by Guy Page
A battle in the Vermont media over a lucrative revenue source is shaping up in the Vermont Senate.
A Vermont Senate committee is reviewing a bill that would allow much of state and local government ‘legal advertising’ to be published on electronic-only news websites – such as (for example) VT Digger or Vermont Daily Chronicle. State law currently directs government legal advertising to traditional, printed, hold-in-your-hands newspapers.
S174, sponsored by Senate Government Operations Chair Jeannette White (D-Windham), is scheduled to be reviewed in Senate Gov Ops at 2:30 pm today. Scheduled to testify are two well-known Vermont journalism figures: Michael Donoghue, Vice President, Vermont Press Association, and Anne Galloway, Executive Director, VT Digger.
The VPA constitution limits active membership to “bonafide newspapers,” although wire services, freelance writers, college journalism departments, and newspaper industry vendors may participate as associate or sustaining members. However, there is no specific provision for online news-only membership or participation.
VT Digger is perhaps the best-read, most-staffed Vermont news outlet – and it is published completely online, although some print newspapers republish its news articles.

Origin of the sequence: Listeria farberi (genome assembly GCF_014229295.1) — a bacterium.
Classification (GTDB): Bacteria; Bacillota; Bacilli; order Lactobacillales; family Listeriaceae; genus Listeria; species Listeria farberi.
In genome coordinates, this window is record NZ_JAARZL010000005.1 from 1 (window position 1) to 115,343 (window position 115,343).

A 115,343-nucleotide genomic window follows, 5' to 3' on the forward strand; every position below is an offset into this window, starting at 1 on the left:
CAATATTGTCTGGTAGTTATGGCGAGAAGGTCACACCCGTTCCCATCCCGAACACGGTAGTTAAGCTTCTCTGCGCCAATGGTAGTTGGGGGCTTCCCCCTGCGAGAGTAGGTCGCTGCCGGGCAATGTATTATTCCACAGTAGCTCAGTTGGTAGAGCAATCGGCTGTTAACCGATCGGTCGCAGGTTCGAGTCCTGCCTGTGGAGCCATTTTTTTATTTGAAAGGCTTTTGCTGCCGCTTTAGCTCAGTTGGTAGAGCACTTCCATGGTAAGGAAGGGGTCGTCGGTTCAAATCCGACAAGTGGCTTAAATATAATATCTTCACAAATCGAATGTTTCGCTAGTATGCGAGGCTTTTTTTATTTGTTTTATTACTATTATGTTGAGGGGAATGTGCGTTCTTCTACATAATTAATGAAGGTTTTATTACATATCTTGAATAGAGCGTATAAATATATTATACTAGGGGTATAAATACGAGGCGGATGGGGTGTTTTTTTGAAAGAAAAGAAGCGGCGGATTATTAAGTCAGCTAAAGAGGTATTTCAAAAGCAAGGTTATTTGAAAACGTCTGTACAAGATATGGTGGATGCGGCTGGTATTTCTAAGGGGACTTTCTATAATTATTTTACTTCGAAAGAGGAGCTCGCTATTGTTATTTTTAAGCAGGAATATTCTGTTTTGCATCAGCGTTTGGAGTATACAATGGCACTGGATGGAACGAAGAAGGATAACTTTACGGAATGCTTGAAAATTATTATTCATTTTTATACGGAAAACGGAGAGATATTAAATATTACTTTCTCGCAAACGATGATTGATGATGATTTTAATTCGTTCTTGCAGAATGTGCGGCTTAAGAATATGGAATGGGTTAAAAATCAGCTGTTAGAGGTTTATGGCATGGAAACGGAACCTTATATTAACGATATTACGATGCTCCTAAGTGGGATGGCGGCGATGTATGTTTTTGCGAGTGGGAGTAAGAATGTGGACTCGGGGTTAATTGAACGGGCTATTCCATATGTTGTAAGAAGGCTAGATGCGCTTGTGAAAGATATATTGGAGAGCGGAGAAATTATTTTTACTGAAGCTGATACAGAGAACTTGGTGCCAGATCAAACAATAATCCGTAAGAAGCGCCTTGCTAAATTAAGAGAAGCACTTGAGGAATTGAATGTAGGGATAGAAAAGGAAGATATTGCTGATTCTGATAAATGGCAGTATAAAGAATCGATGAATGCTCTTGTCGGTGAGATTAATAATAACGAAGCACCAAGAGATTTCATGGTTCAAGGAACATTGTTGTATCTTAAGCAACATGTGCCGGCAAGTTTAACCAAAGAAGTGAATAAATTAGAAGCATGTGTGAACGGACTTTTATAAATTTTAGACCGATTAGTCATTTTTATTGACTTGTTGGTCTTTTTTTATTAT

While Vermont newspapers have seen significant decline over the last two decades, and especially during the pandemic, online news outlets have thrived, relatively speaking, and none more so than VT Digger. With more readers consuming news online, and without needing increasingly expensive, hard-to-find printing services, online news outlets like VT Digger have lower costs than newspapers.
It also has a sophisticated marketing staff that is well-positioned to seek legal advertising that is now almost exclusively sold in newspapers. State law obliges state and local governments to print notices of meetings and proposed changes in ordinances and bylaws. The proposed law would continue to require legal ads regarding property to be published in newspapers.
If S174 passes, the cost of legal advertising would likely drop due to competition – a benefit to taxpayers. However, it also would imperil the future of newspaper publication in Vermont – an arguable loss to taxpayers and other citizens who rely on community and regional newspapers for important state and community information.
Senate Gov Ops livestreams its meetings on YouTube.